If hearing music you don't understand is like being told a joke in a foreign language, then John Cage was one of the great multilingual comedians of the 20th century. Arcing from modern to postmodern, embracing process and chance, Cage's sparely conceptual, counterintuitively engaging compositions have the clarity and humor of a Zen head-slap.
"To me, John Cage reminds us that life around us, what we do, and our environment constitute art," says Joanne Kong, pianist, harpsichordist and University of Richmond director of accompaniment. "And the lives we live are our most important artistic creation."
She says of the legendary composer, "His expansive view on what art is can lead one to a greater appreciation of the world around us."
Cage's legacy will be explored and celebrated in two UR concerts marking the composer's centenary. The first, March 21, is an interdisciplinary assay including music, dance, visuals — and the composer's most notorious piece, "4'33"," nearly five minutes of instrumental silence with the venue's background noise becoming foreground content. Another piece is played entirely on household implements around a kitchen table. Kong is featured on "A Flower," a percussive piece for vocals and keyboard with the lid closed over the keys. Other performers include UR gamelan players, singers, dancers and members of Grammy Award-winning artists-in-residence, eighth blackbird.
The second concert, March 27, features pianist Paul Hanson, Kong's husband, and focuses on the sonatas and interludes that Cage wrote for prepared piano (i.e. a grand piano with its sound altered by the precise insertion of metal objects in the strings). The result is percussive and necessarily muted, creating a minefield of notes with inconsistent volume. "I've had to go through the score and mark all the unprepared notes," Hanson says. "To make the sound even, you have to play them softer."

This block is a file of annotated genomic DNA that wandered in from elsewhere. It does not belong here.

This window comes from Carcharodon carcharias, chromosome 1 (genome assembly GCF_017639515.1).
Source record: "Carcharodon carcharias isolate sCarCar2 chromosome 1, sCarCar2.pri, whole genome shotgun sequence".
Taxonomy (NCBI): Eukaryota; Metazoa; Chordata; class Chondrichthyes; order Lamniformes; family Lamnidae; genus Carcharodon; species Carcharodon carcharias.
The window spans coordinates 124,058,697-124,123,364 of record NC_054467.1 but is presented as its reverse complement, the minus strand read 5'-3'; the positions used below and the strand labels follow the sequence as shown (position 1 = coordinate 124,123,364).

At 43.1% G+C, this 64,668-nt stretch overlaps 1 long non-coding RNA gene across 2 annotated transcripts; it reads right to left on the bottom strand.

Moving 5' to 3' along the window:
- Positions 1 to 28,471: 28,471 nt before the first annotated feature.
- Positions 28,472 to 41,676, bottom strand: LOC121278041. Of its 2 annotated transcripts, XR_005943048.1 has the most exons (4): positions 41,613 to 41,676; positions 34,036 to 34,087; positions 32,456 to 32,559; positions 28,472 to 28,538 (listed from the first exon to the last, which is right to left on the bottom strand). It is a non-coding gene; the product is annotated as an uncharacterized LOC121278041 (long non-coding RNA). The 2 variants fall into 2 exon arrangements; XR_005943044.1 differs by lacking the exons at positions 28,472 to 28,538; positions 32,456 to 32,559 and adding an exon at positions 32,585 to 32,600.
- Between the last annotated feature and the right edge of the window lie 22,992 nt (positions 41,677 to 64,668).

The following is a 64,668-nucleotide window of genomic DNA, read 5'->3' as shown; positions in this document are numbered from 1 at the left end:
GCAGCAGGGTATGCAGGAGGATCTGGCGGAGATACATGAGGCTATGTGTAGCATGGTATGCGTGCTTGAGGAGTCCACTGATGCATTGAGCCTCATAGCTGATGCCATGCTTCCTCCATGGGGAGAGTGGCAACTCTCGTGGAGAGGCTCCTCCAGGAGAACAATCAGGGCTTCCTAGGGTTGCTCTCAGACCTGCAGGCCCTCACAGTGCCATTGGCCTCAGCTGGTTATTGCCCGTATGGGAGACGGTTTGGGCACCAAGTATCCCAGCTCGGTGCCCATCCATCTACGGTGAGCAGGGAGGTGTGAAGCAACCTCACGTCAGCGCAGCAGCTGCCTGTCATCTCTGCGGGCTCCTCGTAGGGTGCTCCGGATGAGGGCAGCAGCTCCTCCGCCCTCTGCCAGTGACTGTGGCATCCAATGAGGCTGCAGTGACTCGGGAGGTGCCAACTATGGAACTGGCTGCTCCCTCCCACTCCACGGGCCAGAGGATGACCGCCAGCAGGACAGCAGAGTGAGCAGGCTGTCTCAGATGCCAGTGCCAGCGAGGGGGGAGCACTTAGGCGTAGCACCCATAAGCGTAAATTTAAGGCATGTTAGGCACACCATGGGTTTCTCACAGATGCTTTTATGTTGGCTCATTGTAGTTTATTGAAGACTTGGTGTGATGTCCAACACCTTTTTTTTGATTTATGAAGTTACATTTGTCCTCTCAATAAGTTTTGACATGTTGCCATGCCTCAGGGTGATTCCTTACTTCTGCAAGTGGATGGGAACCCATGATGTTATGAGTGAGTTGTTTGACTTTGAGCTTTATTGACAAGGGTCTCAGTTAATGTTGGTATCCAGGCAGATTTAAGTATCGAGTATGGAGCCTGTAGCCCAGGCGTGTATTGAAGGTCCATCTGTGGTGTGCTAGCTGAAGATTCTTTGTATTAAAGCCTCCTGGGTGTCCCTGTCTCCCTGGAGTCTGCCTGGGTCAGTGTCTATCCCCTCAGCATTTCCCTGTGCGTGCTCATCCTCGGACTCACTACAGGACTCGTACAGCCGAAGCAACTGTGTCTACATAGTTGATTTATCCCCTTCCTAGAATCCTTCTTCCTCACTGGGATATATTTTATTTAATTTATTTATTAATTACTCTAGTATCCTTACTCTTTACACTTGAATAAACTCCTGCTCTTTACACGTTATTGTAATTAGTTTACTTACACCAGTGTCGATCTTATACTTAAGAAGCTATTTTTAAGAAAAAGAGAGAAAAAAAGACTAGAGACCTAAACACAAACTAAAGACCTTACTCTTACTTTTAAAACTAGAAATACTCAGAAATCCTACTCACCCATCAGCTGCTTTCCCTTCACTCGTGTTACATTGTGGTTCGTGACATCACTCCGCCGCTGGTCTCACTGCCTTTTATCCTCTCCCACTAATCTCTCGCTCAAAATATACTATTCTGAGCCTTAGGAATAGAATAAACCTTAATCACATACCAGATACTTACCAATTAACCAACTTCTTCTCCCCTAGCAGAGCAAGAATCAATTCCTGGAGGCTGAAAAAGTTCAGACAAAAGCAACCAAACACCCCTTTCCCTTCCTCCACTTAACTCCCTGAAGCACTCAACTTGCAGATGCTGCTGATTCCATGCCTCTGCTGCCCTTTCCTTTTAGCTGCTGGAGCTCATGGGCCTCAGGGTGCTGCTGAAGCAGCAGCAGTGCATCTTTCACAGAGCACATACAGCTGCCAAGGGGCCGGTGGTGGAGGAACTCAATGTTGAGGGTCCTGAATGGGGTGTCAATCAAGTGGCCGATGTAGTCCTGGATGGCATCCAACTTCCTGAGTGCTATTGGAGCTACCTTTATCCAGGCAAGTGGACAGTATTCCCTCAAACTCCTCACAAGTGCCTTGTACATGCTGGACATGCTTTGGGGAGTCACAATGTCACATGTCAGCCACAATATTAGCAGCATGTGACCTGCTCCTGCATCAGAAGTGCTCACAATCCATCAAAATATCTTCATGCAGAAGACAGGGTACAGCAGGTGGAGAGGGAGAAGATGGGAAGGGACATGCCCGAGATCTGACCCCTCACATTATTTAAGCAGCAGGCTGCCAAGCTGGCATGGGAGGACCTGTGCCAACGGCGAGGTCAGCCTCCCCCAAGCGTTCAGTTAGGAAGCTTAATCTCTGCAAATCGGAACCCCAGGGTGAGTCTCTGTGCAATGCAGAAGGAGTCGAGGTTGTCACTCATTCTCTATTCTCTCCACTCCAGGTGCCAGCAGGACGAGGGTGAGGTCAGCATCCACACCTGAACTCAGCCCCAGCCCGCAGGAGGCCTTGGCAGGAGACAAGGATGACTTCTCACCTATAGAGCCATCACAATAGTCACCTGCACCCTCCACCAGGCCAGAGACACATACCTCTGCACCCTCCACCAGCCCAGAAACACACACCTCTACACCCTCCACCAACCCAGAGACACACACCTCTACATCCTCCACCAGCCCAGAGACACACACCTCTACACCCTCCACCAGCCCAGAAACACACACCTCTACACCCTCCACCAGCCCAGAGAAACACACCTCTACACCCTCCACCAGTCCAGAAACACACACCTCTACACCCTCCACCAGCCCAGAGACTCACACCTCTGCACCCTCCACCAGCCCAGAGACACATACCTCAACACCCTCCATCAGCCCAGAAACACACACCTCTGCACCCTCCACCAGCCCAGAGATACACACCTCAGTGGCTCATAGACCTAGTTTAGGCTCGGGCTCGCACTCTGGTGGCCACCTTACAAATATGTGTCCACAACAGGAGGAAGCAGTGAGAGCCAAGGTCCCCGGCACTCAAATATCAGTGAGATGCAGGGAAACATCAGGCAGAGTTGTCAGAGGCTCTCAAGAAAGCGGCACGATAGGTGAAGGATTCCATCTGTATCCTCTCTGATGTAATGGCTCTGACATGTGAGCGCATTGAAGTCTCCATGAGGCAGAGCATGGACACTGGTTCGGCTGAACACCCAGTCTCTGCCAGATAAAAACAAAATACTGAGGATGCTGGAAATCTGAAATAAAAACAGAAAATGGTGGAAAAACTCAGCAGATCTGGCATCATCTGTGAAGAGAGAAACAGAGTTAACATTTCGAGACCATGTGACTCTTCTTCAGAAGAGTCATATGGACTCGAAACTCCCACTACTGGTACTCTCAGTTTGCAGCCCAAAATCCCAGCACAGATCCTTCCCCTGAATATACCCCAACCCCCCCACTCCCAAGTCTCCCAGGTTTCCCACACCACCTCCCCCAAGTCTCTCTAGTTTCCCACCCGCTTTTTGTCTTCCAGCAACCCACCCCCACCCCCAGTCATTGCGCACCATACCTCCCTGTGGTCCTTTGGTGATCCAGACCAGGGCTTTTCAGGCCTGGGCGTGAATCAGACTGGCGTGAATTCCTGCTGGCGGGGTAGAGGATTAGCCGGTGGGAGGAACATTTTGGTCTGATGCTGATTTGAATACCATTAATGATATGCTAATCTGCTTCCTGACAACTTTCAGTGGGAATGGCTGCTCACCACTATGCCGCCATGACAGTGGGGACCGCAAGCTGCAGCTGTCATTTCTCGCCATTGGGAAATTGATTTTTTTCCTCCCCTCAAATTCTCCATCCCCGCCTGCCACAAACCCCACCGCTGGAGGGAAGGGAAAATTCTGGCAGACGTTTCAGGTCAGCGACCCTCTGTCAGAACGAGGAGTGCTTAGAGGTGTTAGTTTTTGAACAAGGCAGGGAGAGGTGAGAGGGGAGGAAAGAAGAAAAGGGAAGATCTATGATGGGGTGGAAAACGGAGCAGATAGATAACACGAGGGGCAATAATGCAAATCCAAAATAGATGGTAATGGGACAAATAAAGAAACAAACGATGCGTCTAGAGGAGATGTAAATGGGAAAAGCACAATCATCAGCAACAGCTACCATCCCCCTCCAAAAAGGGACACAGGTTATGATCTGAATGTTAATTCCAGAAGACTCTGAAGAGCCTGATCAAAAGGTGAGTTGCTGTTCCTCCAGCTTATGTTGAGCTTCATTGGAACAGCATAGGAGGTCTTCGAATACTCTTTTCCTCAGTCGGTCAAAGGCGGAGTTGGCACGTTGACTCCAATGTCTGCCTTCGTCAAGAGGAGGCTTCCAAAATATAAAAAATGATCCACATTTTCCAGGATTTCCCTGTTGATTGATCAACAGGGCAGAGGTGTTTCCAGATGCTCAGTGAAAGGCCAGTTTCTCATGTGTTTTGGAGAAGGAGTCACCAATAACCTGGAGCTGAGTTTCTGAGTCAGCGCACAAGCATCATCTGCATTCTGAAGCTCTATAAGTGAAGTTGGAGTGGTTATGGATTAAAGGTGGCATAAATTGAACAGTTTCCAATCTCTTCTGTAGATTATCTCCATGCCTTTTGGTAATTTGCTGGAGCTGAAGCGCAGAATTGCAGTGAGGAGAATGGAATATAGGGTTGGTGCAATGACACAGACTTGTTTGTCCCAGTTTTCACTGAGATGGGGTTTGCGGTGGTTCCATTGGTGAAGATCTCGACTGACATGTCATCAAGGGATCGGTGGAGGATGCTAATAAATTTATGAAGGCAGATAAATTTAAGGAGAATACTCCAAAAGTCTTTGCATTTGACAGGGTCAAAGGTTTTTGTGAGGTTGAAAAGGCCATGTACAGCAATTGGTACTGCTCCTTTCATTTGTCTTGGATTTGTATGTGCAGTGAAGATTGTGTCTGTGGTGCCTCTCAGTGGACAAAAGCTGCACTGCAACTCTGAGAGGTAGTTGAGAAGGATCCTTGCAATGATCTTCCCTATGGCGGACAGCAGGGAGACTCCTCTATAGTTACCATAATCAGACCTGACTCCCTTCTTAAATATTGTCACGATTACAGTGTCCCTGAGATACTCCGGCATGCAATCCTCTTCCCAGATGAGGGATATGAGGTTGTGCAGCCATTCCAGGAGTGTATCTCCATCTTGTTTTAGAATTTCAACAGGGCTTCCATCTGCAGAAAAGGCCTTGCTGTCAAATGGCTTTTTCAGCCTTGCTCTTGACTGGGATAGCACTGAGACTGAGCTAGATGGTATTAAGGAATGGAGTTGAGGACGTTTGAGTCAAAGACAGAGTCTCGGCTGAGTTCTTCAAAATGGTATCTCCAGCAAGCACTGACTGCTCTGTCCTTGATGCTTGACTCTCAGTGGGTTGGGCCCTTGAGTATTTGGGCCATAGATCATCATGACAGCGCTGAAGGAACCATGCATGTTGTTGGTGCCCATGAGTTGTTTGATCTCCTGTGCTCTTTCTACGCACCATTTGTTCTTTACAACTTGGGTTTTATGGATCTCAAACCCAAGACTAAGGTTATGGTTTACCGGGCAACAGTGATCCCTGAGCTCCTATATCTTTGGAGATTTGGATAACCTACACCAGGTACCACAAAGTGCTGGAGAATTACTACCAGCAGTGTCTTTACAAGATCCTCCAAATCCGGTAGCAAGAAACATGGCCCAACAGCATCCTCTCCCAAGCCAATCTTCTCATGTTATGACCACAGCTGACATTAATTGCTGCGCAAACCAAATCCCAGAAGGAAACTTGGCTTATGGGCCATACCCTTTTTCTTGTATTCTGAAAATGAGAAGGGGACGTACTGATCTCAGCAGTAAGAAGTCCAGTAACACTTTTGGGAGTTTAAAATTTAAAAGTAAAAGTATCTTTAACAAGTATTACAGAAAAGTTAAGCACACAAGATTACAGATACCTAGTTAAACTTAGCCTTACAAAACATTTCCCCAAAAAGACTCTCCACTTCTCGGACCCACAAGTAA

Prepared piano with flute also is featured on "TWO," the closing piece of the first concert. "It's the only really late piece," Hanson says. "It is more serene and spacious." The score consists of a few chords, and it is up to the players to determine how they will be rendered. Hanson is using random means to set the order — a process Cage pioneered with his "indeterminate" music. But while the compositional process is open, the complex final score is highly specific, requiring practice and polish to perform. A slide show of Cage and his visual work, provided by UR professor (and Cage student) Stephen Addiss, will be projected during the performance.
After the final piece ends (in darkness, without applause), the Musicircus begins. Throughout the building approximately 80 musicians of all genres will start playing whatever they want for exactly one hour. This is the one Cage tradition that's taken root in Richmond during the past half-dozen years, organized by drummer Brian Jones, and exploring its extended aural landscape is one of the year's great sonic adventures.
For those who want to continue the adventure, jazz giant Charles Lloyd celebrates his 75th birthday with a concert at the Kennedy Center on March 22. The multi-instrumentalist is a player of great emotional depth and clarity; his continuing association with pianist Jason Moran has produced some of the most transcendent music of the past decade. Lloyd's soulful spirituality promises to be a perfect palate cleanser for the spiky beauty of the Cage sonatas featured in the closing program March 27.
The week proves that even if Cage's ever-evolving strategies of chaos, chance, distortion and silence took music to the edge and beyond, there are always new places for it to go. S
"John Cage Centennial Concerts: I" will take place Thursday, March 21, at 7:30 p.m., at the Camp Concert Hall, Booker Hall of Music. The John Cage Musicircus will follow. "John Cage Centennial Concerts: II" will take place Wednesday, March 27, at 7:30 p.m. Admission is free to all events.
The Kennedy Center 75th Birthday Celebration for Charles Lloyd is Friday, March 22, at 8 p.m. Tickets are $20-$60.